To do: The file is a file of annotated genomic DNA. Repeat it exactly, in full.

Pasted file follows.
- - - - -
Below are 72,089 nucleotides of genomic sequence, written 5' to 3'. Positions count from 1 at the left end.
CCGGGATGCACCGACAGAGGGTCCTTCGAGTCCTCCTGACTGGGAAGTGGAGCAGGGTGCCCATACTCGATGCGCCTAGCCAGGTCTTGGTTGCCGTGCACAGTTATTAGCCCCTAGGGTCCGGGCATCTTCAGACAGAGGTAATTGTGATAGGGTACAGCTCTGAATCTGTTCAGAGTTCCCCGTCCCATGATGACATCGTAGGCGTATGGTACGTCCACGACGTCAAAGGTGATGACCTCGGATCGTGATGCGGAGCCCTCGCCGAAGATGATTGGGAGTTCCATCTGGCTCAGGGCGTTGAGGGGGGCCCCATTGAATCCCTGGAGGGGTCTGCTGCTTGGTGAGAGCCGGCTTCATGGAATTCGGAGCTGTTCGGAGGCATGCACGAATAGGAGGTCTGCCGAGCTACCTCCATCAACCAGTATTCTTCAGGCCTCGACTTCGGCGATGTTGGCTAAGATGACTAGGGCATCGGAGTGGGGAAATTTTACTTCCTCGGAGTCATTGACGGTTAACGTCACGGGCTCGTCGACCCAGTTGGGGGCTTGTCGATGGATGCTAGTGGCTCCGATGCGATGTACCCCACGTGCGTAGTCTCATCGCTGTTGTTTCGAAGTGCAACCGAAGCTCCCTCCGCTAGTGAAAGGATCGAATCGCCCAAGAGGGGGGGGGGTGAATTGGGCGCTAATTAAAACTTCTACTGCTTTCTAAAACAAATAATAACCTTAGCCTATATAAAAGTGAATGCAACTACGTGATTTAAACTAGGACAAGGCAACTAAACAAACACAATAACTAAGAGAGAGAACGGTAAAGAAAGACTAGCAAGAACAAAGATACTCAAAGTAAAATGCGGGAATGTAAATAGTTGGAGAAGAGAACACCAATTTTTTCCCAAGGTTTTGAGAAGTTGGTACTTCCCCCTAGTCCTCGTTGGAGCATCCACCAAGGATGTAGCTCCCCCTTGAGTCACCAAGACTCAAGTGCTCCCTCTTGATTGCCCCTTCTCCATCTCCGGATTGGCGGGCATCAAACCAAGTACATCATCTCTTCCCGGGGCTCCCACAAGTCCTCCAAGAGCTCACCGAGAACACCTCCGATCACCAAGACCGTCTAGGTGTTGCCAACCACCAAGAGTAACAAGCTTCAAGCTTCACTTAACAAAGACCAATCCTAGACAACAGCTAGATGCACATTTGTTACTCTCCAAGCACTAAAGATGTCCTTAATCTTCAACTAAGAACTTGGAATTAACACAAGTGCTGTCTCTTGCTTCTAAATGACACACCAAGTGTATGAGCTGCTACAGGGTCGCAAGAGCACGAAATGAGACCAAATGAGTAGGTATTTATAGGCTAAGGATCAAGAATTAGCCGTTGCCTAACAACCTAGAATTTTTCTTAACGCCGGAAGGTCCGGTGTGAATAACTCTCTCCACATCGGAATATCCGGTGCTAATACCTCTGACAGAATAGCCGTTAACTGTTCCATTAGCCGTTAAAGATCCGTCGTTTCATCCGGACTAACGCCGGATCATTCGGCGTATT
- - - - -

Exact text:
Below are 72,089 nucleotides of genomic sequence, written 5' to 3'. Positions count from 1 at the left end.
CCGGGATGCACCGACAGAGGGTCCTTCGAGTCCTCCTGACTGGGAAGTGGAGCAGGGTGCCCATACTCGATGCGCCTAGCCAGGTCTTGGTTGCCGTGCACAGTTATTAGCCCCTAGGGTCCGGGCATCTTCAGACAGAGGTAATTGTGATAGGGTACAGCTCTGAATCTGTTCAGAGTTCCCCGTCCCATGATGACATCGTAGGCGTATGGTACGTCCACGACGTCAAAGGTGATGACCTCGGATCGTGATGCGGAGCCCTCGCCGAAGATGATTGGGAGTTCCATCTGGCTCAGGGCGTTGAGGGGGGCCCCATTGAATCCCTGGAGGGGTCTGCTGCTTGGTGAGAGCCGGCTTCATGGAATTCGGAGCTGTTCGGAGGCATGCACGAATAGGAGGTCTGCCGAGCTACCTCCATCAACCAGTATTCTTCAGGCCTCGACTTCGGCGATGTTGGCTAAGATGACTAGGGCATCGGAGTGGGGAAATTTTACTTCCTCGGAGTCATTGACGGTTAACGTCACGGGCTCGTCGACCCAGTTGGGGGCTTGTCGATGGATGCTAGTGGCTCCGATGCGATGTACCCCACGTGCGTAGTCTCATCGCTGTTGTTTCGAAGTGCAACCGAAGCTCCCTCCGCTAGTGAAAGGATCGAATCGCCCAAGAGGGGGGGGGGTGAATTGGGCGCTAATTAAAACTTCTACTGCTTTCTAAAACAAATAATAACCTTAGCCTATATAAAAGTGAATGCAACTACGTGATTTAAACTAGGACAAGGCAACTAAACAAACACAATAACTAAGAGAGAGAACGGTAAAGAAAGACTAGCAAGAACAAAGATACTCAAAGTAAAATGCGGGAATGTAAATAGTTGGAGAAGAGAACACCAATTTTTTCCCAAGGTTTTGAGAAGTTGGTACTTCCCCCTAGTCCTCGTTGGAGCATCCACCAAGGATGTAGCTCCCCCTTGAGTCACCAAGACTCAAGTGCTCCCTCTTGATTGCCCCTTCTCCATCTCCGGATTGGCGGGCATCAAACCAAGTACATCATCTCTTCCCGGGGCTCCCACAAGTCCTCCAAGAGCTCACCGAGAACACCTCCGATCACCAAGACCGTCTAGGTGTTGCCAACCACCAAGAGTAACAAGCTTCAAGCTTCACTTAACAAAGACCAATCCTAGACAACAGCTAGATGCACATTTGTTACTCTCCAAGCACTAAAGATGTCCTTAATCTTCAACTAAGAACTTGGAATTAACACAAGTGCTGTCTCTTGCTTCTAAATGACACACCAAGTGTATGAGCTGCTACAGGGTCGCAAGAGCACGAAATGAGACCAAATGAGTAGGTATTTATAGGCTAAGGATCAAGAATTAGCCGTTGCCTAACAACCTAGAATTTTTCTTAACGCCGGAAGGTCCGGTGTGAATAACTCTCTCCACATCGGAATATCCGGTGCTAATACCTCTGACAGAATAGCCGTTAACTGTTCCATTAGCCGTTAAAGATCCGTCGTTTCATCCGGACTAACGCCGGATCATTCGGCGTATT